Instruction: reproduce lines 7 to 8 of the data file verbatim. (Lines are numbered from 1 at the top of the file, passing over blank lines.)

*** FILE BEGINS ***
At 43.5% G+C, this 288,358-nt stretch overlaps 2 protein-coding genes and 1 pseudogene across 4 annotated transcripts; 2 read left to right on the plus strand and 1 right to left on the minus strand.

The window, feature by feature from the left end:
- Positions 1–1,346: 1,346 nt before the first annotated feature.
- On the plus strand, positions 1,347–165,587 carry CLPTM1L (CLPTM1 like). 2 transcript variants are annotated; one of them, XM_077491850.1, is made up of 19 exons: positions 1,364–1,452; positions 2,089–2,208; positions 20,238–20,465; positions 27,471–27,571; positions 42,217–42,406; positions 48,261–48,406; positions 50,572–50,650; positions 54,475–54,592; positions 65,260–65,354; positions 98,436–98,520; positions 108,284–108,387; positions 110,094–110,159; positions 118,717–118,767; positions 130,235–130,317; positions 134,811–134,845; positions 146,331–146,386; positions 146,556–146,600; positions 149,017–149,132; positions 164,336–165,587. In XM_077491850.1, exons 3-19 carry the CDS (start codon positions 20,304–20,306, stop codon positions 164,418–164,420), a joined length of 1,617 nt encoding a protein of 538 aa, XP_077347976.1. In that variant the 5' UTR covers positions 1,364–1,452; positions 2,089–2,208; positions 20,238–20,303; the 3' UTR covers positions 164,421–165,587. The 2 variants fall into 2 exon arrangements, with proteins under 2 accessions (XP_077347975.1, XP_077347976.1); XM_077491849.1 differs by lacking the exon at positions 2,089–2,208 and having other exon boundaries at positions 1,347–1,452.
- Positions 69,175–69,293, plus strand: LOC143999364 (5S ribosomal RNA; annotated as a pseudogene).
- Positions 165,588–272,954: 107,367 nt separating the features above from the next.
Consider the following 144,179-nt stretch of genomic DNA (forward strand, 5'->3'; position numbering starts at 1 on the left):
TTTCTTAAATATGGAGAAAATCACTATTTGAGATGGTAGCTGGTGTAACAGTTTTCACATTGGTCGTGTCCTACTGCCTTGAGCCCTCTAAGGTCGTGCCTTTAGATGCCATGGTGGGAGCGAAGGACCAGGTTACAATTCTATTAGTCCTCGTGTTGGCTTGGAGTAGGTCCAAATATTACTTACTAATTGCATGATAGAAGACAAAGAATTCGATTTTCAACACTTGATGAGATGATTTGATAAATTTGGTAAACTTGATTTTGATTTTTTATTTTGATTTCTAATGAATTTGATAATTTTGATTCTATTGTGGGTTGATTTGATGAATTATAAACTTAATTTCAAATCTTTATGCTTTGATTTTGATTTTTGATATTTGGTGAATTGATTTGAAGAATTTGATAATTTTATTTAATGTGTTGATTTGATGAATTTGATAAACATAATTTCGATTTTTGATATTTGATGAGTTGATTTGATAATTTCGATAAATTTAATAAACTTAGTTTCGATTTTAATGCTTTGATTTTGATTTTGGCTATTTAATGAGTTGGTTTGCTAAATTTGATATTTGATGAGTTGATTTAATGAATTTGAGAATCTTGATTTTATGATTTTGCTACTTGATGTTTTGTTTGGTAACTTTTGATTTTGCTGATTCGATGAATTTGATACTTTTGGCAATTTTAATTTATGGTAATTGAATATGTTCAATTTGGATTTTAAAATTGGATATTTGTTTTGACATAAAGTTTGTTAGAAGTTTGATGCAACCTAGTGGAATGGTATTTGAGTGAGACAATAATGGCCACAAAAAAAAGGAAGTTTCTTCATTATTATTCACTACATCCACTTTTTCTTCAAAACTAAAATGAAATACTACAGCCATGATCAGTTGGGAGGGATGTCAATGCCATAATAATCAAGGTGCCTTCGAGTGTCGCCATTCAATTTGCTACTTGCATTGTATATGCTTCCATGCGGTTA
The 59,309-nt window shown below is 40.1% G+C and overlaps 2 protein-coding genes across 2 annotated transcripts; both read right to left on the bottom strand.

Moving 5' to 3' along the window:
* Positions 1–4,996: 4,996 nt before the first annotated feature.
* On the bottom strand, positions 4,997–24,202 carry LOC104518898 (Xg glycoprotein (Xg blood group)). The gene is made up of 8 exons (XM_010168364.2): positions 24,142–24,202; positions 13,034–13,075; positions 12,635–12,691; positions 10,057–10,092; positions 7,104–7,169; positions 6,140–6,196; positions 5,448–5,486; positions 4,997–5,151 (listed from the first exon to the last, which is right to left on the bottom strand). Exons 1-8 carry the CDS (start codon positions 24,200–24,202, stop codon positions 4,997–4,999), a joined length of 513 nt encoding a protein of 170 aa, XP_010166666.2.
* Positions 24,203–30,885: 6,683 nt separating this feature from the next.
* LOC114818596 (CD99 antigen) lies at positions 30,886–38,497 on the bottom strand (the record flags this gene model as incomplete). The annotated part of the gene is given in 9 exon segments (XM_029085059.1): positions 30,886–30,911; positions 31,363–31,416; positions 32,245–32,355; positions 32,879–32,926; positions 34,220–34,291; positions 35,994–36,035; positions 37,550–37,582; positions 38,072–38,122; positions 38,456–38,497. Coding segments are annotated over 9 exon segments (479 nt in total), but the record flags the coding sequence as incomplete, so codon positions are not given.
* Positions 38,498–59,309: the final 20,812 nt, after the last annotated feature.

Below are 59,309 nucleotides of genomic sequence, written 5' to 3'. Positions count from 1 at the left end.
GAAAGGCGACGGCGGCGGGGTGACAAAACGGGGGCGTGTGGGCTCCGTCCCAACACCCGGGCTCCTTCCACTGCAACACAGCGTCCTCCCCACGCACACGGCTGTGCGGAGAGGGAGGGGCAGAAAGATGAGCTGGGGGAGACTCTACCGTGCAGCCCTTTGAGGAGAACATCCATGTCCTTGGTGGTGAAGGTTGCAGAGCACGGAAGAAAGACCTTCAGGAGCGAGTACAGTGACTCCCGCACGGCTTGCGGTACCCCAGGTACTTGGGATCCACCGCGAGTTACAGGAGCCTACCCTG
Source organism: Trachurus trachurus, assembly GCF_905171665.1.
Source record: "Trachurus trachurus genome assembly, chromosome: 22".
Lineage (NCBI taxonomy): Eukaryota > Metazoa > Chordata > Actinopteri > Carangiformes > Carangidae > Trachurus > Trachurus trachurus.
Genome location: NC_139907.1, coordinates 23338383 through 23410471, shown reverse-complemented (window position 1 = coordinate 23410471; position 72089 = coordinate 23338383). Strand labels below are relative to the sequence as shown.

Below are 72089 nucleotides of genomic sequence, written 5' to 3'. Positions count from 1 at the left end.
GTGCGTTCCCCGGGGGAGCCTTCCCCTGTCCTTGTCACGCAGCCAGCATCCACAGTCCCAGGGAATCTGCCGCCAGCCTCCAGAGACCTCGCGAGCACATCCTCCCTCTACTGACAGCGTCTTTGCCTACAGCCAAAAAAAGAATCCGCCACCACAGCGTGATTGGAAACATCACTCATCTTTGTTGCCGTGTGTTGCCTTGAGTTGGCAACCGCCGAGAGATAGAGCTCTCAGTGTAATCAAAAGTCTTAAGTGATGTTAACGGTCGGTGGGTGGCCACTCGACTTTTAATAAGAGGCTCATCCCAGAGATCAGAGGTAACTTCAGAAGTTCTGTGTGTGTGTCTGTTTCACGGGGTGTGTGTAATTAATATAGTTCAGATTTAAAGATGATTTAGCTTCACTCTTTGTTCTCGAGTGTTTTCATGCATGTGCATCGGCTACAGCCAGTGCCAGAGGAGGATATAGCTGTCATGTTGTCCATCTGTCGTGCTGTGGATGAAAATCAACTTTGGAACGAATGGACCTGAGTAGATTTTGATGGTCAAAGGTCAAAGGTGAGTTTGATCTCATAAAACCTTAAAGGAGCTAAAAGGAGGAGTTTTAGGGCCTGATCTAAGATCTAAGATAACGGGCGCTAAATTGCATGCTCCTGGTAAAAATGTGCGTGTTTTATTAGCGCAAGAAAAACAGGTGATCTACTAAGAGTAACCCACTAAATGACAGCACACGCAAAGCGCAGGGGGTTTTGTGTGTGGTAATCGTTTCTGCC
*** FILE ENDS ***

Consider the following 144,179-nt stretch of genomic DNA (forward strand, 5'->3'; position numbering starts at 1 on the left):
TTTCTTAAATATGGAGAAAATCACTATTTGAGATGGTAGCTGGTGTAACAGTTTTCACATTGGTCGTGTCCTACTGCCTTGAGCCCTCTAAGGTCGTGCCTTTAGATGCCATGGTGGGAGCGAAGGACCAGGTTACAATTCTATTAGTCCTCGTGTTGGCTTGGAGTAGGTCCAAATATTACTTACTAATTGCATGATAGAAGACAAAGAATTCGATTTTCAACACTTGATGAGATGATTTGATAAATTTGGTAAACTTGATTTTGATTTTTTATTTTGATTTCTAATGAATTTGATAATTTTGATTCTATTGTGGGTTGATTTGATGAATTATAAACTTAATTTCAAATCTTTATGCTTTGATTTTGATTTTTGATATTTGGTGAATTGATTTGAAGAATTTGATAATTTTATTTAATGTGTTGATTTGATGAATTTGATAAACATAATTTCGATTTTTGATATTTGATGAGTTGATTTGATAATTTCGATAAATTTAATAAACTTAGTTTCGATTTTAATGCTTTGATTTTGATTTTGGCTATTTAATGAGTTGGTTTGCTAAATTTGATATTTGATGAGTTGATTTAATGAATTTGAGAATCTTGATTTTATGATTTTGCTACTTGATGTTTTGTTTGGTAACTTTTGATTTTGCTGATTCGATGAATTTGATACTTTTGGCAATTTTAATTTATGGTAATTGAATATGTTCAATTTGGATTTTAAAATTGGATATTTGTTTTGACATAAAGTTTGTTAGAAGTTTGATGCAACCTAGTGGAATGGTATTTGAGTGAGACAATAATGGCCACAAAAAAAAGGAAGTTTCTTCATTATTATTCACTACATCCACTTTTTCTTCAAAACTAAAATGAAATACTACAGCCATGATCAGTTGGGAGGGATGTCAATGCCATAATAATCAAGGTGCCTTCGAGTGTCGCCATTCAATTTGCTACTTGCATTGTATATGCTTCCATGCGGTTA